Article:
by Giacinta Pace, MSNBC
Each month, Cause Celeb highlights a celebrity’s work on behalf of a specific cause. This month, Yoko Ono, Natasha Bedingfield and Pat Monahan tell us about their work with the John Lennon Educational Tour Bus, a mobile audio and high-definition video recording and production facility on wheels that travels across the U.S. to give young people hands-on experience creating their own works of art.
With the help of the bus’s state-of-the-art equipment, these youths have the opportunity to work with celebs to write, mix, record and produce their own music. The John Lennon Educational Tour Bus is a nonprofit program that was started in 1998 in an effort to combat the cutbacks on music and art programs in schools. Its new bus was unveiled at the 2008 Consumer Electronics Show in Las Vegas.
Natasha Bedingfield poses with the new John Lennon Educational Tour Bus
at its unveiling at CES 2008 in Las Vegas, on Jan. 6, 2008.
Cast of characters
Yoko Ono, Beatle John Lennon’s widow and avant-garde artist and musician, is well known for her philanthropy and political activism. Since her husband’s murder in 1980, Ono has worked tirelessly to keep her husband’s spirit alive. In addition to the John Lennon Educational Tour Bus, she has lent Lennon’s name and music to a variety of projects including Cirque du Soleil’s “Love,” which has enjoyed a successful run at The Mirage in Las Vegas since 2006.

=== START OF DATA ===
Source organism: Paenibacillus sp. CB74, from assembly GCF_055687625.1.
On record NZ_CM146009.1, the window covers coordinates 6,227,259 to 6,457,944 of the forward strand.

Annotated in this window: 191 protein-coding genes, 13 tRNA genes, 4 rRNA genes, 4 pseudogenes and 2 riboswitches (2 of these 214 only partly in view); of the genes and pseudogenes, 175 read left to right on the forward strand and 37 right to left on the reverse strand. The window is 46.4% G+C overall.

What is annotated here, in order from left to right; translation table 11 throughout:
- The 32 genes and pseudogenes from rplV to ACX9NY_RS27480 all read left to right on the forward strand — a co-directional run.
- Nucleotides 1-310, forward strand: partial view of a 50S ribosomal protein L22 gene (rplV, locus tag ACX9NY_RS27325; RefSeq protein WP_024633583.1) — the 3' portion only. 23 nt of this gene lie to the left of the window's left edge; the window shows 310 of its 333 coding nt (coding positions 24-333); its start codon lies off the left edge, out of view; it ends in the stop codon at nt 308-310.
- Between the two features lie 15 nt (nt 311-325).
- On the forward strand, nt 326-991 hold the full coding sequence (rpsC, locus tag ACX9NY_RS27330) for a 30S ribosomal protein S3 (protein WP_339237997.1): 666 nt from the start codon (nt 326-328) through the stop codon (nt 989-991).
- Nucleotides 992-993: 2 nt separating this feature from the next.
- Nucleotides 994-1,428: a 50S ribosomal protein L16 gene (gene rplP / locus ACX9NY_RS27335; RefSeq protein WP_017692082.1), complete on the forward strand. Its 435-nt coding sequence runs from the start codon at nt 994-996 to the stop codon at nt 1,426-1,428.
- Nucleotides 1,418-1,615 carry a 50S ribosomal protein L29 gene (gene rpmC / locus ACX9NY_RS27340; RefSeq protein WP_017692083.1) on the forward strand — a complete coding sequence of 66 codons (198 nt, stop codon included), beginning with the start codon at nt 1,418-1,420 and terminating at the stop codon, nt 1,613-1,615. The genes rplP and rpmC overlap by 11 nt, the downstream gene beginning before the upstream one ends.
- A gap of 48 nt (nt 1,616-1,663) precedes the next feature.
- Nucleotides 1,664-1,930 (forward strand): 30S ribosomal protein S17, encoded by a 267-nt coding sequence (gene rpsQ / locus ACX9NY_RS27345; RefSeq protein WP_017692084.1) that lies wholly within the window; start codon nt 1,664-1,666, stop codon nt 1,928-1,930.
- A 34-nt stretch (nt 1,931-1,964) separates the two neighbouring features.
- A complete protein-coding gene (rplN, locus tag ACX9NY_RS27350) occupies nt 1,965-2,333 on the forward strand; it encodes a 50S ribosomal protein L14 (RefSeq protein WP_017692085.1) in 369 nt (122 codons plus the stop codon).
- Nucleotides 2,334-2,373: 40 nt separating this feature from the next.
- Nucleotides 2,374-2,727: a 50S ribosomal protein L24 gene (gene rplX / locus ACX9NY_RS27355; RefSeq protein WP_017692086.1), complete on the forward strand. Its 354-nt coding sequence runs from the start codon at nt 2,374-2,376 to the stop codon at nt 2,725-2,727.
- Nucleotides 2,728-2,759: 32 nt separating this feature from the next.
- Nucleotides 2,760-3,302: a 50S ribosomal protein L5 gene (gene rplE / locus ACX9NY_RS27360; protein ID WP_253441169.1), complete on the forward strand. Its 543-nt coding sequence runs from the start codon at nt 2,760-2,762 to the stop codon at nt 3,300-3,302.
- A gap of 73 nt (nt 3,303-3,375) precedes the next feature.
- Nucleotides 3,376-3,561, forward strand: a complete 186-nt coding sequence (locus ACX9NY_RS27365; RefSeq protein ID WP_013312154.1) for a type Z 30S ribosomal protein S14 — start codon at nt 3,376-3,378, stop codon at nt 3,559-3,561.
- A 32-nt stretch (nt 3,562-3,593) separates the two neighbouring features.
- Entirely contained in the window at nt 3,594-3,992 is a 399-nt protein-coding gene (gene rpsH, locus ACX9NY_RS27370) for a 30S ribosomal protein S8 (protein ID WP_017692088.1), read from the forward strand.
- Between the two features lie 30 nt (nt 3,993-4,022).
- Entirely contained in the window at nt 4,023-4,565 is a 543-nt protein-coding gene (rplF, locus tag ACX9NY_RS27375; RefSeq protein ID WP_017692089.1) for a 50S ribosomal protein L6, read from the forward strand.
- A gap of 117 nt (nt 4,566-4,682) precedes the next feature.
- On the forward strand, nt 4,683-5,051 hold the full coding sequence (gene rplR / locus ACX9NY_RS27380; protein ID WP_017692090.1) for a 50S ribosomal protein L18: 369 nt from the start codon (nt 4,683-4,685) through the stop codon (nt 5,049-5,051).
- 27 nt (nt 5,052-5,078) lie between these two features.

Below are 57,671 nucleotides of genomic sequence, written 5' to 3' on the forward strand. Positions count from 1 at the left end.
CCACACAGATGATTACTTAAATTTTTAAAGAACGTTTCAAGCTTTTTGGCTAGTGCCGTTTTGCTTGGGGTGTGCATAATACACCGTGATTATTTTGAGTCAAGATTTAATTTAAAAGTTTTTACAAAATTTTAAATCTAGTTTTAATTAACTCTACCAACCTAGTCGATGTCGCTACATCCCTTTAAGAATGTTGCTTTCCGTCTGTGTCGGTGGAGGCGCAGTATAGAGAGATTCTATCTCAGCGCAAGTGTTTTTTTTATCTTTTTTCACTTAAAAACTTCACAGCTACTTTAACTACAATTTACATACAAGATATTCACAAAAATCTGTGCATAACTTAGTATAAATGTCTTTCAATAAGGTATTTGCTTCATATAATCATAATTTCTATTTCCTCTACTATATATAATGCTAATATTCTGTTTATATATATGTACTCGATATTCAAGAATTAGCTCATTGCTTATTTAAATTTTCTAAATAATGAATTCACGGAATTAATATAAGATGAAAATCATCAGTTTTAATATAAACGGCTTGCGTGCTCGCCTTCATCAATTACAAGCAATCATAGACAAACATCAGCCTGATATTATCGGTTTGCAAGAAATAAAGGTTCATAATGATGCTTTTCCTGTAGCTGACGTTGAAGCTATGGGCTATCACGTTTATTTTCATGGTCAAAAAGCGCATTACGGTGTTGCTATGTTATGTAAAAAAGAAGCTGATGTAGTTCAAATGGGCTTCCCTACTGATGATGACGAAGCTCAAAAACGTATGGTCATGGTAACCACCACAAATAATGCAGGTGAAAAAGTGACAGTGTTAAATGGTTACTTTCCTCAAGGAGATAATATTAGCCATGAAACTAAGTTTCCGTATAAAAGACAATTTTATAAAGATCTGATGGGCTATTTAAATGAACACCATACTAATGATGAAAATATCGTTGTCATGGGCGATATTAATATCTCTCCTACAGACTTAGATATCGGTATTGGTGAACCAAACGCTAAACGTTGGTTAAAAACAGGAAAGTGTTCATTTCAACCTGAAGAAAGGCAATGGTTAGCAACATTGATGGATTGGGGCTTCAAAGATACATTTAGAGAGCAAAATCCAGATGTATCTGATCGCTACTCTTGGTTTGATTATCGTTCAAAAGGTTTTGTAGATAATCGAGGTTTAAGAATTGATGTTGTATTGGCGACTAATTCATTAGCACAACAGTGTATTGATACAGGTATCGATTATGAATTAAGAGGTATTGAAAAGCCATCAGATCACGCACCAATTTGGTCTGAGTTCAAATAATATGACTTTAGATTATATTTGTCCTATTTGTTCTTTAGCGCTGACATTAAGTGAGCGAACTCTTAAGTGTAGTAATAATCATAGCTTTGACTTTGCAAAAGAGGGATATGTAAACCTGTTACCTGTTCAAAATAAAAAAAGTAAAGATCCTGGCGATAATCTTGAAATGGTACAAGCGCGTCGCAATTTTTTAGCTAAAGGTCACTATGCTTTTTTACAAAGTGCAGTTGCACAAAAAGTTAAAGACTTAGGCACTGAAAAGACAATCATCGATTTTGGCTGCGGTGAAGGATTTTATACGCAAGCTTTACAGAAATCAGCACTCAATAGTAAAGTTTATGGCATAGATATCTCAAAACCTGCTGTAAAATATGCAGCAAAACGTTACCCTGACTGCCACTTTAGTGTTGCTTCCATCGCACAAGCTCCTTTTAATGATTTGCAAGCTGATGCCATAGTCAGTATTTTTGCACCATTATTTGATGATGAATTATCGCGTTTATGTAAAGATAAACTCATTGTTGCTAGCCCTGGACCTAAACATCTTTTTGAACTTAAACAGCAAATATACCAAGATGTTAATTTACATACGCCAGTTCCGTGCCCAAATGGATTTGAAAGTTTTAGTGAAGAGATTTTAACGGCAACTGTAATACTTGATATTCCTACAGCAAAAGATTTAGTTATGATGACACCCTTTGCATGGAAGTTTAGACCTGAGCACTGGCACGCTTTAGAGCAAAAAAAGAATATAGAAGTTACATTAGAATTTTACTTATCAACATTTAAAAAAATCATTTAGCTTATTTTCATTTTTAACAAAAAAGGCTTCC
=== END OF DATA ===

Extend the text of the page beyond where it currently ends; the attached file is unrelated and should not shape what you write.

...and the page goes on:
Natasha Bedingfield, one of the UK’s biggest female pop stars, has sold more than 10 million singles and albums worldwide. In 2007 she received a Grammy nomination for Best Female Pop Vocal Performance and is currently working on a new album while spending time with family in New Zealand.
Pat Monahan, lead singer of the Grammy award-winning band Train, released his first solo album “Last Of Seven” in 2007 and followed it with a nationwide tour. A smaller, more intimate acoustic tour followed, which inspired his second solo project “Last Of Seven Acoustic,” currently available via digital download only.
The “S.O.S. (Help Us Out)” song/video project featuring Yoko Ono, will.i.am, Natasha Bedingfield and Pat Monahan is the embodiment of the mission of the John Lennon Educational Tour Bus. Four Las Vegas high school students and three UNLV film students collaborated with this star-studded lineup on “S.O.S.,” a new anthem for the modern peace movement. It was unveiled alongside the first of many new Lennon Buses at the 2008 Consumer Electronics Show.
Question: Can you explain a little bit about the John Lennon Educational Tour Bus and your role with the organization?
Ono: My role was just the fact that I gave the permission to them in a way. David Sonnenberg and Brian Rothschild came to me and said they want to do this, is that all right? I thought it was a great idea. So I of course said yes and I’m just wishing well, that’s all. That’s my role [laughs], to wish well.
Q: What would John (Lennon) have thought about this program?
Ono: I think that John would have loved it and that’s why I immediately said yes. It’s the kind of thing that he would have really have wanted to do.
Q: What is your favorite part about it?
Ono: The fact that you know it’s good for the children, good for the next generation, especially children who really don’t have the chance to get into a sophisticated music studio and we’re giving them the chance. They’re so thrilled when this bus comes to town where not very much is happening and then, oh, it’s like the ice cream man coming, but it’s not the ice cream man. In the old days it would be the ice cream man coming…
Q: [Laughs] but now … it’s the tour bus is coming …
Ono: That’s right, yeah.
Q: Can you describe a moment where you felt you had personally made a difference in someone’s life through this? Have you been involved in it long enough to actually see some of the fruit of it?